College Chaplain Reflection – May 12, 2016

November 5, 2016

When explaining the Mass to the students, one element they are often intrigued by are the shifting seasons of liturgical colours. Getting ready for Mass one day, I overheard one student say to another as I pulled out my red chasuble, -I know the red symbolises the blood of Jesus and all that, but that red is just too much.-

Well, I will be in red again this Sunday for Pentecost. He should be glad to know that the chasuble I will be wearing this time is perhaps a little more subdued in tone. It won’t be representing blood however, but fire, taking our minds back to the -‘tongues, as of fire’ that came down to rest on the disciples as they received the gift of the Holy Spirit. To cut a long story short (and not before its time); let’s talk about the Holy Spirit. Or rather, let’s listen to St Basil the Great talking about the Holy Spirit, because he speaks real good-like.

-Simple in himself, the Spirit is manifold in his mighty works. The whole of his being is present to each individual; the whole of his being is present everywhere. Though shared in by many, he remains unchanged; his self-giving is no loss to himself. Like the sunshine, which permeates all the atmosphere, spreading over land and sea, and yet is enjoyed by each person as though it were for him alone, so the Spirit pours forth his grace in full measure, sufficient for all, and yet is present as though exclusively to everyone who can receive him. To all creatures that share in him he gives a delight limited only by their own nature, not by his ability to give.-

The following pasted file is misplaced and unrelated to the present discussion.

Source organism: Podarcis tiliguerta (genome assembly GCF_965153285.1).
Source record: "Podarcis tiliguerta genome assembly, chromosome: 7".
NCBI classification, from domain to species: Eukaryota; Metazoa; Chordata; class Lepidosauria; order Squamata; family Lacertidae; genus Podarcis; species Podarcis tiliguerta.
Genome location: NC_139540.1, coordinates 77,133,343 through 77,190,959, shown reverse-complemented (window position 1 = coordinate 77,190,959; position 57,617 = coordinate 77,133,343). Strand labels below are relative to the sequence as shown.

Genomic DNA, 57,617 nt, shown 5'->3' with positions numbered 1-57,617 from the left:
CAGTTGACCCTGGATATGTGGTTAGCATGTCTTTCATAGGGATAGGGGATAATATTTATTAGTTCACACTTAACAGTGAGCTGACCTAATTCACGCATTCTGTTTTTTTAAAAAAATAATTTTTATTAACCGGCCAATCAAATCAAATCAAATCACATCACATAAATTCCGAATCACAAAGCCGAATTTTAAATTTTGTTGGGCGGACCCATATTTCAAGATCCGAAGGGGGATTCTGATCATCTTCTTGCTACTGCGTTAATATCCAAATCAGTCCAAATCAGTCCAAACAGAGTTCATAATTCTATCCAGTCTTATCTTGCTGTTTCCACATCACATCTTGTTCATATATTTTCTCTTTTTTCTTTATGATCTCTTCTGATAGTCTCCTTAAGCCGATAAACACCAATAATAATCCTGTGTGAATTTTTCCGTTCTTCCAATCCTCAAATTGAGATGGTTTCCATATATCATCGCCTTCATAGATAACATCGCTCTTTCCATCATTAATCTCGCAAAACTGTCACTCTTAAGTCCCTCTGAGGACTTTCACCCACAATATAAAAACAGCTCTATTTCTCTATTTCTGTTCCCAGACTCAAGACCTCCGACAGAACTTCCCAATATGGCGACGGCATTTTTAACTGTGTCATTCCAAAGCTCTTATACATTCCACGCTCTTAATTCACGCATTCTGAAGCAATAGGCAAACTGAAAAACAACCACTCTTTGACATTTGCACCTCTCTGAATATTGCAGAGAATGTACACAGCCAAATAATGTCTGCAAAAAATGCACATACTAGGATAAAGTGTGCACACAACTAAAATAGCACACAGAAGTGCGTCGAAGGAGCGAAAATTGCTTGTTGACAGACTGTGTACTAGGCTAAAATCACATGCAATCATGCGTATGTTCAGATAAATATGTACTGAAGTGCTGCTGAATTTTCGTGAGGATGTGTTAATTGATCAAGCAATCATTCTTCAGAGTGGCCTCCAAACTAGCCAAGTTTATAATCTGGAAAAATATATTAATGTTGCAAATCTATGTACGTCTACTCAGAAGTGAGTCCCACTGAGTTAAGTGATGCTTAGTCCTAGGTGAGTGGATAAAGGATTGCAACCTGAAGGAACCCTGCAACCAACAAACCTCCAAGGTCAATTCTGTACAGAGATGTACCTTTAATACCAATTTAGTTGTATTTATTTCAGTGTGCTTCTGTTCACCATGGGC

Even for someone somewhat Sun-averse like myself, that image of the Holy Spirit like the sunshine is a beautiful one. It helps us to see that Holy Spirit gives himself totally to all without ever exhausting himself. He warms without ever losing warmth, enlightens without ever waning, gives life without ever tiring. That is the first half of the analogy, and it should fill us with great confidence and hope.

Notice now the second half, that idea of filling each with a -‘delight limited only by their own nature’. That is important, and helps us to complete our understanding of how the Holy Spirit acts. Just like the sunshine is available to all, the Holy Spirit offers himself as a free gift to every person. However, he never forces himself on us. We receive inasmuch as we are open to that gift. And just like the Sun does not turn a flower into a tree or grass into potatoes, but rather gives growth to the full blossoming of each plant according to its own nature, so too the Holy Spirit gives rise to our own individual perfection, each according to the unique plan God has in store for us.

May we always remain open to the gift of the Holy Spirit, may we discern the path he has laid out for us and may we step forth in confident hope that he will bring us safely to its completion.- –